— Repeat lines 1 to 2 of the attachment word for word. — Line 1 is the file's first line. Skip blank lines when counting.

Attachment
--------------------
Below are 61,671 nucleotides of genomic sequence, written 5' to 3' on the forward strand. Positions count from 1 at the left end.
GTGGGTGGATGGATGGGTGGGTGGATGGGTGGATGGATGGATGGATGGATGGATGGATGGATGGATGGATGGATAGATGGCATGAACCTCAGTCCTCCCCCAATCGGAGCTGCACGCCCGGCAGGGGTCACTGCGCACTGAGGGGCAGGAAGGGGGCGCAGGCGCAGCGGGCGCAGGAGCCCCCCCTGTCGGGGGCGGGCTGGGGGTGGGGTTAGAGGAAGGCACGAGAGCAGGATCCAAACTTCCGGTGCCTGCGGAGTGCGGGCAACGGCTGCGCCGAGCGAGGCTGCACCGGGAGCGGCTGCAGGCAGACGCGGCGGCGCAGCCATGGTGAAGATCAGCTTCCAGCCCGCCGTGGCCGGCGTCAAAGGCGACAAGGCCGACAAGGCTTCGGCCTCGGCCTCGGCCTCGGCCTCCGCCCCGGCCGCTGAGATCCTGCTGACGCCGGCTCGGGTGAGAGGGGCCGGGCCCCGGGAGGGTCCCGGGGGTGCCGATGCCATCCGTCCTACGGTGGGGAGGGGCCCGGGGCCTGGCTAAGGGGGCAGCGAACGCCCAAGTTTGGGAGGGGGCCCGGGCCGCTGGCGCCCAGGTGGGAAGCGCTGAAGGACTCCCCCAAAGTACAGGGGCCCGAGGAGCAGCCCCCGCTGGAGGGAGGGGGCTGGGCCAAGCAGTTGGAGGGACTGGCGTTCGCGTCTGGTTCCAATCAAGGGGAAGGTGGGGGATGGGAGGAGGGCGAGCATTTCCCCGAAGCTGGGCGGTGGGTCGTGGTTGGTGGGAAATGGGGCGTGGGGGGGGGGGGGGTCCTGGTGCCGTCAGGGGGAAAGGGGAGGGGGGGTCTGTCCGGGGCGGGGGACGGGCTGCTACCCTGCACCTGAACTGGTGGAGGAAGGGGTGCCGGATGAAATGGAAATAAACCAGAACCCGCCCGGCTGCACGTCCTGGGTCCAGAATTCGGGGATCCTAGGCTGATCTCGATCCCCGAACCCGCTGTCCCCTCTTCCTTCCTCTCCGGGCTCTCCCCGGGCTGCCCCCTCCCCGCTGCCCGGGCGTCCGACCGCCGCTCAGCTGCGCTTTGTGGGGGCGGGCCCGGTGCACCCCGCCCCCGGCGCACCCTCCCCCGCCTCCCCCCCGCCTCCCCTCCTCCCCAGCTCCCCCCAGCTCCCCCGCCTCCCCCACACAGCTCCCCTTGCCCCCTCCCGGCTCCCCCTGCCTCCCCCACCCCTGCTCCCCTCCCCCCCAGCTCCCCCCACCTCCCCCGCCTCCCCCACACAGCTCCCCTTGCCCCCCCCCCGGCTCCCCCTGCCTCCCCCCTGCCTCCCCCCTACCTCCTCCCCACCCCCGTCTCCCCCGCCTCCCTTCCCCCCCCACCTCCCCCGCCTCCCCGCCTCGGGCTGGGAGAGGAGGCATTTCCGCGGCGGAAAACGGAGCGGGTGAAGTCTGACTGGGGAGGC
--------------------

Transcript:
Below are 61,671 nucleotides of genomic sequence, written 5' to 3' on the forward strand. Positions count from 1 at the left end.
GTGGGTGGATGGATGGGTGGGTGGATGGGTGGATGGATGGATGGATGGATGGATGGATGGATGGATGGATGGATAGATGGCATGAACCTCAGTCCTCCCCCAATCGGAGCTGCACGCCCGGCAGGGGTCACTGCGCACTGAGGGGCAGGAAGGGGGCGCAGGCGCAGCGGGCGCAGGAGCCCCCCCTGTCGGGGGCGGGCTGGGGGTGGGGTTAGAGGAAGGCACGAGAGCAGGATCCAAACTTCCGGTGCCTGCGGAGTGCGGGCAACGGCTGCGCCGAGCGAGGCTGCACCGGGAGCGGCTGCAGGCAGACGCGGCGGCGCAGCCATGGTGAAGATCAGCTTCCAGCCCGCCGTGGCCGGCGTCAAAGGCGACAAGGCCGACAAGGCTTCGGCCTCGGCCTCGGCCTCGGCCTCCGCCCCGGCCGCTGAGATCCTGCTGACGCCGGCTCGGGTGAGAGGGGCCGGGCCCCGGGAGGGTCCCGGGGGTGCCGATGCCATCCGTCCTACGGTGGGGAGGGGCCCGGGGCCTGGCTAAGGGGGCAGCGAACGCCCAAGTTTGGGAGGGGGCCCGGGCCGCTGGCGCCCAGGTGGGAAGCGCTGAAGGACTCCCCCAAAGTACAGGGGCCCGAGGAGCAGCCCCCGCTGGAGGGAGGGGGCTGGGCCAAGCAGTTGGAGGGACTGGCGTTCGCGTCTGGTTCCAATCAAGGGGAAGGTGGGGGATGGGAGGAGGGCGAGCATTTCCCCGAAGCTGGGCGGTGGGTCGTGGTTGGTGGGAAATGGGGCGTGGGGGGGGGGGGGGTCCTGGTGCCGTCAGGGGGAAAGGGGAGGGGGGGTCTGTCCGGGGCGGGGGACGGGCTGCTACCCTGCACCTGAACTGGTGGAGGAAGGGGTGCCGGATGAAATGGAAATAAACCAGAACCCGCCCGGCTGCACGTCCTGGGTCCAGAATTCGGGGATCCTAGGCTGATCTCGATCCCCGAACCCGCTGTCCCCTCTTCCTTCCTCTCCGGGCTCTCCCCGGGCTGCCCCCTCCCCGCTGCCCGGGCGTCCGACCGCCGCTCAGCTGCGCTTTGTGGGGGCGGGCCCGGTGCACCCCGCCCCCGGCGCACCCTCCCCCGCCTCCCCCCCGCCTCCCCTCCTCCCCAGCTCCCCCCAGCTCCCCCGCCTCCCCCACACAGCTCCCCTTGCCCCCTCCCGGCTCCCCCTGCCTCCCCCACCCCTGCTCCCCTCCCCCCCAGCTCCCCCCACCTCCCCCGCCTCCCCCACACAGCTCCCCTTGCCCCCCCCCCGGCTCCCCCTGCCTCCCCCCTGCCTCCCCCCTACCTCCTCCCCACCCCCGTCTCCCCCGCCTCCCTTCCCCCCCCACCTCCCCCGCCTCCCCGCCTCGGGCTGGGAGAGGAGGCATTTCCGCGGCGGAAAACGGAGCGGGTGAAGTCTGACTGGGGAGGC